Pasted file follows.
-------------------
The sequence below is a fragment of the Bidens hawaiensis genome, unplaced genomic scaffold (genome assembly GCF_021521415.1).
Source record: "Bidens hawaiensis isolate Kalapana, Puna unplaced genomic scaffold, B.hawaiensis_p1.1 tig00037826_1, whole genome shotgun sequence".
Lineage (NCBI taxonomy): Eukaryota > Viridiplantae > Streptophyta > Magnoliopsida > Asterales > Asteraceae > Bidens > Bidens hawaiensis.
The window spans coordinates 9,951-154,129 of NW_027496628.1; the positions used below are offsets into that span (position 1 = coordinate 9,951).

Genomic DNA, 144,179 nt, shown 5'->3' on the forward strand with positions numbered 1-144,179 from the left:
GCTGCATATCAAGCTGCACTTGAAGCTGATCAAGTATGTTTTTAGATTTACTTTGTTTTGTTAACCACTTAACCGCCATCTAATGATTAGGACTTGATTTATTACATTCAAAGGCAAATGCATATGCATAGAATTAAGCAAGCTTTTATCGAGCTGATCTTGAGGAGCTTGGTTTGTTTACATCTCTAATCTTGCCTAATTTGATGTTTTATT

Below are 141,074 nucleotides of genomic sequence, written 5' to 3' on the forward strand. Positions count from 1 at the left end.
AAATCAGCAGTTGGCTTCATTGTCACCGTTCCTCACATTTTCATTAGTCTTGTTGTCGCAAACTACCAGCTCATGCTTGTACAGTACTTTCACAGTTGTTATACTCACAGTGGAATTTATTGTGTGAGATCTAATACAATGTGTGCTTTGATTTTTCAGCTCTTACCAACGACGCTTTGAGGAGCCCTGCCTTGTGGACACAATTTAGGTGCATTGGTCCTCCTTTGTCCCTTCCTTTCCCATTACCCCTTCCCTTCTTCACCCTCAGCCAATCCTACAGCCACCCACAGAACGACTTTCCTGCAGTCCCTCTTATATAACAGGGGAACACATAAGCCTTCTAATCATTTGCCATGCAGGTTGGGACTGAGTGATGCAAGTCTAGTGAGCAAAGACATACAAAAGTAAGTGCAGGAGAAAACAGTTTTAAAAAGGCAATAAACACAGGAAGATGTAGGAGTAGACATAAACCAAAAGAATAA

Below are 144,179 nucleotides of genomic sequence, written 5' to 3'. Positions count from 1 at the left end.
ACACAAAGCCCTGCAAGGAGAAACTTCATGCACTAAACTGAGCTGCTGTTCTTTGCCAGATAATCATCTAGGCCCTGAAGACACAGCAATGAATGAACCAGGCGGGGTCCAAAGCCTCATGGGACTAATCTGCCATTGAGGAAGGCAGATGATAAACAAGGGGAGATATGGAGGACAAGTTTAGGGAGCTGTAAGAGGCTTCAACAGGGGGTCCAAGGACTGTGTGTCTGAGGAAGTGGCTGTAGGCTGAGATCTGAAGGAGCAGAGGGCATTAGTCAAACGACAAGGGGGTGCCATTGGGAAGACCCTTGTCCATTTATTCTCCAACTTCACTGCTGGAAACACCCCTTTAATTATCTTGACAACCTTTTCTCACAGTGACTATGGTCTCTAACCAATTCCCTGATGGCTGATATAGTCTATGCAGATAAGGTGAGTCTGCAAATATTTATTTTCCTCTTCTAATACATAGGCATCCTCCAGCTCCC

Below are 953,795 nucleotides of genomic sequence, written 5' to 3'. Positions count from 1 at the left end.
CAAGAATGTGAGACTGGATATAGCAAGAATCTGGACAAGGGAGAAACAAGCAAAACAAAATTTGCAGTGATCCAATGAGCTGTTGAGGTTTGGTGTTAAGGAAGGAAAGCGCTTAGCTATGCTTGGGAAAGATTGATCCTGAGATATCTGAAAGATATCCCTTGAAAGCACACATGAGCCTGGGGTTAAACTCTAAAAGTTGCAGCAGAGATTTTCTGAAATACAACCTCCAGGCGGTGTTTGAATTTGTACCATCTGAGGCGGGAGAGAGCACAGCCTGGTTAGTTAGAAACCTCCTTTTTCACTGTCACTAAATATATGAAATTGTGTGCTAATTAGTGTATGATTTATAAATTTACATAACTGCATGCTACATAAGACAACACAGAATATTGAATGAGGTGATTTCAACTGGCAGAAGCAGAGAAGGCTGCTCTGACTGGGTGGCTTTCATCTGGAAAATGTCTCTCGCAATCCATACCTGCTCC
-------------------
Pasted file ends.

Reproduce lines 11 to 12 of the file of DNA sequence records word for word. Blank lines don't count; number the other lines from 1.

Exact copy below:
Below are 953,795 nucleotides of genomic sequence, written 5' to 3'. Positions count from 1 at the left end.
CAAGAATGTGAGACTGGATATAGCAAGAATCTGGACAAGGGAGAAACAAGCAAAACAAAATTTGCAGTGATCCAATGAGCTGTTGAGGTTTGGTGTTAAGGAAGGAAAGCGCTTAGCTATGCTTGGGAAAGATTGATCCTGAGATATCTGAAAGATATCCCTTGAAAGCACACATGAGCCTGGGGTTAAACTCTAAAAGTTGCAGCAGAGATTTTCTGAAATACAACCTCCAGGCGGTGTTTGAATTTGTACCATCTGAGGCGGGAGAGAGCACAGCCTGGTTAGTTAGAAACCTCCTTTTTCACTGTCACTAAATATATGAAATTGTGTGCTAATTAGTGTATGATTTATAAATTTACATAACTGCATGCTACATAAGACAACACAGAATATTGAATGAGGTGATTTCAACTGGCAGAAGCAGAGAAGGCTGCTCTGACTGGGTGGCTTTCATCTGGAAAATGTCTCTCGCAATCCATACCTGCTCC